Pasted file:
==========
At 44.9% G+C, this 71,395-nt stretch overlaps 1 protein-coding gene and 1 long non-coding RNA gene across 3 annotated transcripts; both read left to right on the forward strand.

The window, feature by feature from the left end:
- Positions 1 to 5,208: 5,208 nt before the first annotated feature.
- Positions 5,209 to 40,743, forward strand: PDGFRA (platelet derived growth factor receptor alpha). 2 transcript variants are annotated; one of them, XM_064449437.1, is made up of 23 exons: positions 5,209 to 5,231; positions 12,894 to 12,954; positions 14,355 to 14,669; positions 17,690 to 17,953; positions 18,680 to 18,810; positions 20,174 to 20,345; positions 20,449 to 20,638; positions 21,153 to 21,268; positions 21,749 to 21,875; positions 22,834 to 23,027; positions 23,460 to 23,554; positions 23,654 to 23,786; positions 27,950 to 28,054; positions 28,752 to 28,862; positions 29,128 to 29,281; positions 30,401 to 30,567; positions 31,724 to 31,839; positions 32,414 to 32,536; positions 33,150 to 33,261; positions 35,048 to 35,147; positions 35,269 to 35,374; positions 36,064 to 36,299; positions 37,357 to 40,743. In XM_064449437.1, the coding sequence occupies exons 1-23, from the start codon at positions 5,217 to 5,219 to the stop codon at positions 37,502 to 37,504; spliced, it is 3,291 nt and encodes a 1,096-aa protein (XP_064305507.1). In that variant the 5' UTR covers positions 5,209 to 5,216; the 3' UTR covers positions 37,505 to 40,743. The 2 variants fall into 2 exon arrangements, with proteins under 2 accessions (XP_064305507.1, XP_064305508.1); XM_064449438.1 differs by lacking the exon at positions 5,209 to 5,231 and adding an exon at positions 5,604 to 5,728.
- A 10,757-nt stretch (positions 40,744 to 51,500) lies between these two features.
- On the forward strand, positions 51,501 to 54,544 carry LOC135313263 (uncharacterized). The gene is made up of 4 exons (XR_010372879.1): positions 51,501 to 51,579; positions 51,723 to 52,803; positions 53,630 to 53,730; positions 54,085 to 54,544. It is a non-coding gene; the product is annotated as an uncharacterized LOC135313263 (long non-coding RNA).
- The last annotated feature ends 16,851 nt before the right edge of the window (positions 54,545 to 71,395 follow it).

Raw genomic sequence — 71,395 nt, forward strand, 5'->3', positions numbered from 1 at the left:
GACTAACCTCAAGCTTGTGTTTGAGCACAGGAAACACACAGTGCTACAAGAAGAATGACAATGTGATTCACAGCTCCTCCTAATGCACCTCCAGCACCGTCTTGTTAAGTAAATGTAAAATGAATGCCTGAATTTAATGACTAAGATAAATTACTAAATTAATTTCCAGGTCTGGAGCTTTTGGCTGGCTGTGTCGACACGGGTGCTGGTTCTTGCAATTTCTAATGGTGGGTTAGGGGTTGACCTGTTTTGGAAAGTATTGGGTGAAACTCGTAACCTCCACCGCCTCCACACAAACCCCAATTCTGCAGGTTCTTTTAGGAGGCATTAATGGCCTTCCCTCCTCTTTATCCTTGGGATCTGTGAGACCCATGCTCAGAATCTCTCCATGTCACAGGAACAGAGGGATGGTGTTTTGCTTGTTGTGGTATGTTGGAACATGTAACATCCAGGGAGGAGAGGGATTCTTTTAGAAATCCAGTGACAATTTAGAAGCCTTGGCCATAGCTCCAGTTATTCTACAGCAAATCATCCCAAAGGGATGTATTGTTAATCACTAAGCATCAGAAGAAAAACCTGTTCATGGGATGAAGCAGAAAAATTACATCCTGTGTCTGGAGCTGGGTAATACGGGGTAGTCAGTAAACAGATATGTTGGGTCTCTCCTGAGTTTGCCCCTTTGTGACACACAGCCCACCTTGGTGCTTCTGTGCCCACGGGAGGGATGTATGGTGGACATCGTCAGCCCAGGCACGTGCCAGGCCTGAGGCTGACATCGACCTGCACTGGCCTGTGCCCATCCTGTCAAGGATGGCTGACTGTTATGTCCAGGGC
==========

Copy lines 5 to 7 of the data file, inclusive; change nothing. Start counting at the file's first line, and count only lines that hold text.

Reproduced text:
- A 10,757-nt stretch (positions 40,744 to 51,500) lies between these two features.
- On the forward strand, positions 51,501 to 54,544 carry LOC135313263 (uncharacterized). The gene is made up of 4 exons (XR_010372879.1): positions 51,501 to 51,579; positions 51,723 to 52,803; positions 53,630 to 53,730; positions 54,085 to 54,544. It is a non-coding gene; the product is annotated as an uncharacterized LOC135313263 (long non-coding RNA).
- The last annotated feature ends 16,851 nt before the right edge of the window (positions 54,545 to 71,395 follow it).